Ukraine has been a powerhouse at Eurovision, having won the contest twice, and finished in the Top 10 numerous times. We are yet to see Ukraine miss a Eurovision final, and is one of only two countries to not miss a final in their Eurovision history. Hoping to continue that streak is the group Go_A, who are returning to Eurovision this year with the new song, Shum.
Anita (Eurovision Union)
Song and Vocals
If you remember back to our review of Ukraine last year, where Go_A was originally selected to represent the nation, you will remember that I really wasn’t fond of their entry. While I love songs that have strong traditional and ethnic elements, I just couldn’t get past the vocals. In many ways, the entry reminded me of Bulgaria in 2007, which is easily one of my most loathed Eurovision entries. With that said, it was going to be a tough task to impress me this year, as the song might be different, but the vocal style was bound to be the same.
Shum has been released twice, with the second version a revamp in order to get the song under 3 minutes. While they simply could have cut the song, instead, the group completely changed the sound of the song. Both iterations of the song are definitely not to my tastes, but saying that, I did find the first version of the song more tolerable. The vocals were as piercing as expected, but i didn’t mind the backing music or melody. In comparison, the new version sounds like a completely different song. The melodies are different, and the beat sounds different. There’s no real hook to this song, making it hard to connect with and remember once the song is over. The memorable part is the vocals, and while it will appeal to some, it certainly won’t appeal to all. It’s hard to say whether juries will appreciate a song like this, however the die-hard fans of this song will certainly televote.
Performance and Act
Both music videos felt sterile, although it seemed intentional. They may choose to continue with that theme on the Eurovision stage, or rather, capitalise on the ethnic elements in a similar format to their entry from last year. Visually, the performance of Solovey in the national final last year was strong, and Ukraine usually offer strong visual performances at Eurovision.
While I am certainly not a fan of this year’s Ukrainian entry, I also objectively struggle to predict whether Ukraine will be a qualifier. It’s just such a divisive entry, and while Bulgaria succeeded with a similar style back in 2007, there was no jury (other than the back up jury, which only two countries used). There’s no doubt that this will stand out in the semi-final, but that doesn’t necessarily mean the song will gain enough support. Time will tell.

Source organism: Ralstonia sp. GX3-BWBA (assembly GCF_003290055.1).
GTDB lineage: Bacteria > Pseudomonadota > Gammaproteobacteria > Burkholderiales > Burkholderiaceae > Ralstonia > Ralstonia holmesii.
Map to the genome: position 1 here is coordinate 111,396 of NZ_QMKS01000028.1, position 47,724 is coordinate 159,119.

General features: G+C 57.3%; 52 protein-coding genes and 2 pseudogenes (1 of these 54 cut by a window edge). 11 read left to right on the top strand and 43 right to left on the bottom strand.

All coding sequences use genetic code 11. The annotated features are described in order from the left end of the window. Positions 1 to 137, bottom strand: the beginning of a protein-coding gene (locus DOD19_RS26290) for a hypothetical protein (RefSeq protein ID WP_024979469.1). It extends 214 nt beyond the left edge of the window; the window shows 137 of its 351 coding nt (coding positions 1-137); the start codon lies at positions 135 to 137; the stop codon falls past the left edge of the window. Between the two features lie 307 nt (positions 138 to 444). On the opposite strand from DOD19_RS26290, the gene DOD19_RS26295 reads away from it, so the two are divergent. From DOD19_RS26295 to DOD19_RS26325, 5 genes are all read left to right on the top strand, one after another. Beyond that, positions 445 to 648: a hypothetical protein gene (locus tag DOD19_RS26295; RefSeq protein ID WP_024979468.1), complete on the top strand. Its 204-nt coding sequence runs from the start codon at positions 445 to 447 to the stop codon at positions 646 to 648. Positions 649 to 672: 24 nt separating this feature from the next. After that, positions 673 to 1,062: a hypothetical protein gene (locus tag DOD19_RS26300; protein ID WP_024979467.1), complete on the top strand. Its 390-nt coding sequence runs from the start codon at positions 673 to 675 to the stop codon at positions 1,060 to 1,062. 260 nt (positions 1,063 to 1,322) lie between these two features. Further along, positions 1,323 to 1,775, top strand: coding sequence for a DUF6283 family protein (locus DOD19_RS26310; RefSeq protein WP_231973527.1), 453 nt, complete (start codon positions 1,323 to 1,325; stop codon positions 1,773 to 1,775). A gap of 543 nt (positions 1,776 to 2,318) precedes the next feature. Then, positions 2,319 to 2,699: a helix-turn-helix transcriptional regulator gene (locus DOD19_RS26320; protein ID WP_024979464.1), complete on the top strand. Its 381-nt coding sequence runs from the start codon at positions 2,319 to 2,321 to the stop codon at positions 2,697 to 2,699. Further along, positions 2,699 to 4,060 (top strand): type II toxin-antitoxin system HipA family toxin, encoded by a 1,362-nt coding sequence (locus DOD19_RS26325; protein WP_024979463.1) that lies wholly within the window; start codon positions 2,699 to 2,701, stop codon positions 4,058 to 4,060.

Song and Vocals
One of the loudest songs of the year comes from Ukraine. There is a niche market for this style of song, with ‘Voda’ from Bulgaria in 2007 being the one that performed best on the scoreboard. That is the example however, as most songs in this genre did not make a big impact. Vocally, the tone of voice from the lead singer Kateryna is not for everyone’s taste as well.
Performance and Act
Within the act and visual presentation lies the main strength of the Ukrainian entry. Their entry for 2020 was lifted to a higher level when they performed it live in the national finals. This is something that will also happen with ‘Shum’. The use of the many instruments and beats is something you can get across even stronger with the right camerawork. Combined with a fine draw, Ukraine will surely stand out in the field of the first semi final.
Ukraine has a 100% track record of qualifying for the final, but is not a certain qualifier in 2021. Their song is certainly unique and the presentation will be convincing and energetic. But either way it will remain an entry within a very specific niche genre, and if it will convince enough people to actually vote for it, remains to be seen.
Additional Scores from Eurovision Union and ESCDaily editors:
Average Score: 4.9/10